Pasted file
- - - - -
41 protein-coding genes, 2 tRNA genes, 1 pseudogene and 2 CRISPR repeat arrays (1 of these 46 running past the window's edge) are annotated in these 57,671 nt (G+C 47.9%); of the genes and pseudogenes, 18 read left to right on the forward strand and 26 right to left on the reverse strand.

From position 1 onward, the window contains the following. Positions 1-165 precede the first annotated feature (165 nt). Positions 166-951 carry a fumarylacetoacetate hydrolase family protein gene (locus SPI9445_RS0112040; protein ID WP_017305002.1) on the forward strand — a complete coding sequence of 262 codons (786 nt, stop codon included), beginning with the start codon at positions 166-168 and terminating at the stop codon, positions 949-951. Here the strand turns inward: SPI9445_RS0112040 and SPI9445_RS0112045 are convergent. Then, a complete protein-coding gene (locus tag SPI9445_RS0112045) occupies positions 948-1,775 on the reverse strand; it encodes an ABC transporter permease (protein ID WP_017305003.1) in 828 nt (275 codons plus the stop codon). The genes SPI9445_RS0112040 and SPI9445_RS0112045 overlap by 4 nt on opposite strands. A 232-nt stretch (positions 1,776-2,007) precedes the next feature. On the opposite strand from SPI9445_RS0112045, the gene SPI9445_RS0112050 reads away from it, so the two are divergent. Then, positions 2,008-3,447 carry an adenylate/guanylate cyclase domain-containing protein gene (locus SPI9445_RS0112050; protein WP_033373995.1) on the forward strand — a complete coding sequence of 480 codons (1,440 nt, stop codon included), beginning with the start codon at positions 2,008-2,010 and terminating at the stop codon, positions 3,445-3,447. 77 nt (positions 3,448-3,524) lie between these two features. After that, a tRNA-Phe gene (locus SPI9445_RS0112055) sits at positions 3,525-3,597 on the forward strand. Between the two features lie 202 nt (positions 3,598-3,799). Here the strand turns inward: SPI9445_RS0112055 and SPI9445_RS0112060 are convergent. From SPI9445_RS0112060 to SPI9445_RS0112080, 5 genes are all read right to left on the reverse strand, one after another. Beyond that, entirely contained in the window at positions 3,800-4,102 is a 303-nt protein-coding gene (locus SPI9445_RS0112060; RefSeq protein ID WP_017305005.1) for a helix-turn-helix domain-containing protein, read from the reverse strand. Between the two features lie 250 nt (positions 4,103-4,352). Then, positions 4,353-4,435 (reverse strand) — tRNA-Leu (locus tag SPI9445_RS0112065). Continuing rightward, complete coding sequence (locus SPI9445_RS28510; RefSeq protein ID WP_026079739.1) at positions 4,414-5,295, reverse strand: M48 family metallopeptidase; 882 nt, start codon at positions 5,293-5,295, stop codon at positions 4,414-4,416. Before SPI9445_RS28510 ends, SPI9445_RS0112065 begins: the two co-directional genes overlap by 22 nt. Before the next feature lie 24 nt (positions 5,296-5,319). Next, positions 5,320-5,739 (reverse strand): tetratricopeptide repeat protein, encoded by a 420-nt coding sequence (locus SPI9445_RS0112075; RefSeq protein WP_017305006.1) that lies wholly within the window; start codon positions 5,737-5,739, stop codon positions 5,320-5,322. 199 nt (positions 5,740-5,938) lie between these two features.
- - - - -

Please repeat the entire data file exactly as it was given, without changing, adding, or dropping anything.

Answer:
41 protein-coding genes, 2 tRNA genes, 1 pseudogene and 2 CRISPR repeat arrays (1 of these 46 running past the window's edge) are annotated in these 57,671 nt (G+C 47.9%); of the genes and pseudogenes, 18 read left to right on the forward strand and 26 right to left on the reverse strand.

From position 1 onward, the window contains the following. Positions 1-165 precede the first annotated feature (165 nt). Positions 166-951 carry a fumarylacetoacetate hydrolase family protein gene (locus SPI9445_RS0112040; protein ID WP_017305002.1) on the forward strand — a complete coding sequence of 262 codons (786 nt, stop codon included), beginning with the start codon at positions 166-168 and terminating at the stop codon, positions 949-951. Here the strand turns inward: SPI9445_RS0112040 and SPI9445_RS0112045 are convergent. Then, a complete protein-coding gene (locus tag SPI9445_RS0112045) occupies positions 948-1,775 on the reverse strand; it encodes an ABC transporter permease (protein ID WP_017305003.1) in 828 nt (275 codons plus the stop codon). The genes SPI9445_RS0112040 and SPI9445_RS0112045 overlap by 4 nt on opposite strands. A 232-nt stretch (positions 1,776-2,007) precedes the next feature. On the opposite strand from SPI9445_RS0112045, the gene SPI9445_RS0112050 reads away from it, so the two are divergent. Then, positions 2,008-3,447 carry an adenylate/guanylate cyclase domain-containing protein gene (locus SPI9445_RS0112050; protein WP_033373995.1) on the forward strand — a complete coding sequence of 480 codons (1,440 nt, stop codon included), beginning with the start codon at positions 2,008-2,010 and terminating at the stop codon, positions 3,445-3,447. 77 nt (positions 3,448-3,524) lie between these two features. After that, a tRNA-Phe gene (locus SPI9445_RS0112055) sits at positions 3,525-3,597 on the forward strand. Between the two features lie 202 nt (positions 3,598-3,799). Here the strand turns inward: SPI9445_RS0112055 and SPI9445_RS0112060 are convergent. From SPI9445_RS0112060 to SPI9445_RS0112080, 5 genes are all read right to left on the reverse strand, one after another. Beyond that, entirely contained in the window at positions 3,800-4,102 is a 303-nt protein-coding gene (locus SPI9445_RS0112060; RefSeq protein ID WP_017305005.1) for a helix-turn-helix domain-containing protein, read from the reverse strand. Between the two features lie 250 nt (positions 4,103-4,352). Then, positions 4,353-4,435 (reverse strand) — tRNA-Leu (locus tag SPI9445_RS0112065). Continuing rightward, complete coding sequence (locus SPI9445_RS28510; RefSeq protein ID WP_026079739.1) at positions 4,414-5,295, reverse strand: M48 family metallopeptidase; 882 nt, start codon at positions 5,293-5,295, stop codon at positions 4,414-4,416. Before SPI9445_RS28510 ends, SPI9445_RS0112065 begins: the two co-directional genes overlap by 22 nt. Before the next feature lie 24 nt (positions 5,296-5,319). Next, positions 5,320-5,739 (reverse strand): tetratricopeptide repeat protein, encoded by a 420-nt coding sequence (locus SPI9445_RS0112075; RefSeq protein WP_017305006.1) that lies wholly within the window; start codon positions 5,737-5,739, stop codon positions 5,320-5,322. 199 nt (positions 5,740-5,938) lie between these two features.